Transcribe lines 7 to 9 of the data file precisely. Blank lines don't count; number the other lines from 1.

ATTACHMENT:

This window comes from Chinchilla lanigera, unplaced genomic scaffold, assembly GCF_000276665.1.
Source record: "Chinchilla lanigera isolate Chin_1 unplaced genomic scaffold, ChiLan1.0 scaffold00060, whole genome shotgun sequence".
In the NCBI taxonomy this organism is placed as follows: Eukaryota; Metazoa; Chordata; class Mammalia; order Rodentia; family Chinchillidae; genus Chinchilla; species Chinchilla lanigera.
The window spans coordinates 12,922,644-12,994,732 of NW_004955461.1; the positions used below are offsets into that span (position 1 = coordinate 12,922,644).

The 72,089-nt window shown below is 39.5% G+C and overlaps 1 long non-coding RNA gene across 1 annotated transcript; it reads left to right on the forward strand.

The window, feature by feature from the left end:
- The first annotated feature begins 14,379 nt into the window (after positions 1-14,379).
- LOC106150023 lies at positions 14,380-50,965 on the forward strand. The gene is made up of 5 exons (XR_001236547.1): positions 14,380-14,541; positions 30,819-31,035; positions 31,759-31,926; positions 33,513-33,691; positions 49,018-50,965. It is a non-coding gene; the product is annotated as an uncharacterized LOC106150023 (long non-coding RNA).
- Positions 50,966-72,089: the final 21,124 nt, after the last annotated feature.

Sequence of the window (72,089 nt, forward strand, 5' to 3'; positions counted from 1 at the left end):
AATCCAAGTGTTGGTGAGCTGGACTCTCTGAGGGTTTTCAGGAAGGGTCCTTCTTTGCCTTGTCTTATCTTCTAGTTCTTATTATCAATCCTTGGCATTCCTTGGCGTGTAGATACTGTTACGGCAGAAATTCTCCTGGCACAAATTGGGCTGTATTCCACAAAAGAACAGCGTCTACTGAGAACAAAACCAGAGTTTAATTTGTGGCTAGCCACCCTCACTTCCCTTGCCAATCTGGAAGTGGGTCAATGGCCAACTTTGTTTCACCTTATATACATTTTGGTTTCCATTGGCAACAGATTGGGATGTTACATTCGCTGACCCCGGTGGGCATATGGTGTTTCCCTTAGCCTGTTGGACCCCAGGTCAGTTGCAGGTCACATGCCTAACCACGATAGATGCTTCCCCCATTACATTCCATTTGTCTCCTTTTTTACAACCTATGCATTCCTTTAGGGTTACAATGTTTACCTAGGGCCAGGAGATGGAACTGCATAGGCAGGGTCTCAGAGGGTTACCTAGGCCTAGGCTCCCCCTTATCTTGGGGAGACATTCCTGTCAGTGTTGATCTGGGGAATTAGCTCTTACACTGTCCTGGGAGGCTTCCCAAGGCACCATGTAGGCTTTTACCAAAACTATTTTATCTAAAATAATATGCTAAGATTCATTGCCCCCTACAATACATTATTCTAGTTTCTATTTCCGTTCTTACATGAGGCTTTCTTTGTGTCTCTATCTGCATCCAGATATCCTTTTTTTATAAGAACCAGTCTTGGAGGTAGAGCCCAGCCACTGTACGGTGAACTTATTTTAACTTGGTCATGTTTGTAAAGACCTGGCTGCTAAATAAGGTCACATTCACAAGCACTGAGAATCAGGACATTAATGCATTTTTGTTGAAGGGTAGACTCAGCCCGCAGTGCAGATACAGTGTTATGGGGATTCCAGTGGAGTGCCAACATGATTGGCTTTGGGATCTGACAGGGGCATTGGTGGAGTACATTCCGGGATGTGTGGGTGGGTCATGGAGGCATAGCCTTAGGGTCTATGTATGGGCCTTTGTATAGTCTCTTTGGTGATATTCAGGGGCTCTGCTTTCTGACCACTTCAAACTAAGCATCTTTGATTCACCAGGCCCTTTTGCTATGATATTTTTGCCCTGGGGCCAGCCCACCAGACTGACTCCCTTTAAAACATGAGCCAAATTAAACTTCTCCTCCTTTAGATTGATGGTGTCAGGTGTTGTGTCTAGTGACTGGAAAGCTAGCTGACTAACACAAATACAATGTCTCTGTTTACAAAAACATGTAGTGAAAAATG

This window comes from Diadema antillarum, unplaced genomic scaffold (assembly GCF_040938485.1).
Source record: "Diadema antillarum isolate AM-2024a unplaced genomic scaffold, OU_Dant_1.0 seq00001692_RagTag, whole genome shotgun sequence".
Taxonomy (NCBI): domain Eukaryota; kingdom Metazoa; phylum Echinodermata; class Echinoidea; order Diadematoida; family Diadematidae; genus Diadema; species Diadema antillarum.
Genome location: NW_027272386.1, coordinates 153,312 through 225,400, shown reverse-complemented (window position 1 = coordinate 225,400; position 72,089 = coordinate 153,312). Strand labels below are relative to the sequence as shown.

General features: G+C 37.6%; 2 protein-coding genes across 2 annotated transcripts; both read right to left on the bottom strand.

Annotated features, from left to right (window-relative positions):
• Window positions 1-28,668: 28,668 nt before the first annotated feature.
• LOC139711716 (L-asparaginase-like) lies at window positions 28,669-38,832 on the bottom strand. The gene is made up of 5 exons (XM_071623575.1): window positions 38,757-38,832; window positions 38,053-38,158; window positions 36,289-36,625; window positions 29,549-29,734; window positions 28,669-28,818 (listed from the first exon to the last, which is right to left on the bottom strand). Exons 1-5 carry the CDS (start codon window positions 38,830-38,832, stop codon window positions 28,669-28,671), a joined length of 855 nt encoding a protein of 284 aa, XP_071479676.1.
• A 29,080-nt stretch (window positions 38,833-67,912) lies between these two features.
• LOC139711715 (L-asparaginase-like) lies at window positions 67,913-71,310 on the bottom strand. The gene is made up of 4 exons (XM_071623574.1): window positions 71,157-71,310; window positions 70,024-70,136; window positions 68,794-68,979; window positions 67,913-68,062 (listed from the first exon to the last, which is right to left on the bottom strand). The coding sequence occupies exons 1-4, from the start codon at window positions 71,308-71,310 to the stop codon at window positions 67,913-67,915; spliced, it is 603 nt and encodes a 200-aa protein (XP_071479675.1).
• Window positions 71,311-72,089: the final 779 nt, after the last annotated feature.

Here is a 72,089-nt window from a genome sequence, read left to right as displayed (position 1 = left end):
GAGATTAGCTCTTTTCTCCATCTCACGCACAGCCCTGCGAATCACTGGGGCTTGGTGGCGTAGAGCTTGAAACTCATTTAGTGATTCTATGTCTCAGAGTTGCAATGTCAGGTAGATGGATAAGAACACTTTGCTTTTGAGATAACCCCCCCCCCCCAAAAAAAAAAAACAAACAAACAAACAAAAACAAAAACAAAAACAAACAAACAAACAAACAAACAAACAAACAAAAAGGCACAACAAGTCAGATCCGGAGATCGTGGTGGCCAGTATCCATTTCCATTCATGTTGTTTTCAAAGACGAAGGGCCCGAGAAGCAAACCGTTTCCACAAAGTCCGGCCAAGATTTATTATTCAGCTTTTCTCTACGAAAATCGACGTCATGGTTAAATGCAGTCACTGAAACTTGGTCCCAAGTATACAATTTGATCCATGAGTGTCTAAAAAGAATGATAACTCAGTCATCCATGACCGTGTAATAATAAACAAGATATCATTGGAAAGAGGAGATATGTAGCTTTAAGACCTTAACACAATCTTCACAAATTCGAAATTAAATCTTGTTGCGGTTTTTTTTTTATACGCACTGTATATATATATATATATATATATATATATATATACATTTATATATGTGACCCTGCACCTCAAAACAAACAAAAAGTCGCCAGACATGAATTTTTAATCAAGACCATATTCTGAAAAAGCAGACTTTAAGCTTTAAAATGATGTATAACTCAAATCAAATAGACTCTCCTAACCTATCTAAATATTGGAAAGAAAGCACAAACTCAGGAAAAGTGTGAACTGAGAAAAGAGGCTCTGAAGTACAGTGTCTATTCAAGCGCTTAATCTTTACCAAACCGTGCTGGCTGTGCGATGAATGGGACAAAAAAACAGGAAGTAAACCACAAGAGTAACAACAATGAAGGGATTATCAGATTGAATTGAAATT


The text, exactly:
- The first annotated feature begins 14,379 nt into the window (after positions 1-14,379).
- LOC106150023 lies at positions 14,380-50,965 on the forward strand. The gene is made up of 5 exons (XR_001236547.1): positions 14,380-14,541; positions 30,819-31,035; positions 31,759-31,926; positions 33,513-33,691; positions 49,018-50,965. It is a non-coding gene; the product is annotated as an uncharacterized LOC106150023 (long non-coding RNA).
- Positions 50,966-72,089: the final 21,124 nt, after the last annotated feature.